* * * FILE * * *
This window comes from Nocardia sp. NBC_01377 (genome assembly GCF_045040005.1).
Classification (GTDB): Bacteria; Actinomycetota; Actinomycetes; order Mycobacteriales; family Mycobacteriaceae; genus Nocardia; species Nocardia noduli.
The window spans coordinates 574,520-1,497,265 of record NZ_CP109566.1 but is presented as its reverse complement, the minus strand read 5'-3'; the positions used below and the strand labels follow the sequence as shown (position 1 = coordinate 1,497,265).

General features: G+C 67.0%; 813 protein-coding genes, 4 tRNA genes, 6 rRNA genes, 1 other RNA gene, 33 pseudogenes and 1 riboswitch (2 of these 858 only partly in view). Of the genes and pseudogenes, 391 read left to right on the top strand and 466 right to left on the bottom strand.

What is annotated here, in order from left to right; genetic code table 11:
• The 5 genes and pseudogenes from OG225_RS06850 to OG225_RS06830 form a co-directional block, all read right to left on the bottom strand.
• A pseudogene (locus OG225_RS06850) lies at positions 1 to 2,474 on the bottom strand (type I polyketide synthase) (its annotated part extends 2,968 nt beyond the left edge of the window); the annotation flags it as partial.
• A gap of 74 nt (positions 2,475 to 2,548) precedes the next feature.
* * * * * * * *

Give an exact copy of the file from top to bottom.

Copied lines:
This window comes from Nocardia sp. NBC_01377 (genome assembly GCF_045040005.1).
Classification (GTDB): Bacteria; Actinomycetota; Actinomycetes; order Mycobacteriales; family Mycobacteriaceae; genus Nocardia; species Nocardia noduli.
The window spans coordinates 574,520-1,497,265 of record NZ_CP109566.1 but is presented as its reverse complement, the minus strand read 5'-3'; the positions used below and the strand labels follow the sequence as shown (position 1 = coordinate 1,497,265).

General features: G+C 67.0%; 813 protein-coding genes, 4 tRNA genes, 6 rRNA genes, 1 other RNA gene, 33 pseudogenes and 1 riboswitch (2 of these 858 only partly in view). Of the genes and pseudogenes, 391 read left to right on the top strand and 466 right to left on the bottom strand.

What is annotated here, in order from left to right; genetic code table 11:
• The 5 genes and pseudogenes from OG225_RS06850 to OG225_RS06830 form a co-directional block, all read right to left on the bottom strand.
• A pseudogene (locus OG225_RS06850) lies at positions 1 to 2,474 on the bottom strand (type I polyketide synthase) (its annotated part extends 2,968 nt beyond the left edge of the window); the annotation flags it as partial.
• A gap of 74 nt (positions 2,475 to 2,548) precedes the next feature.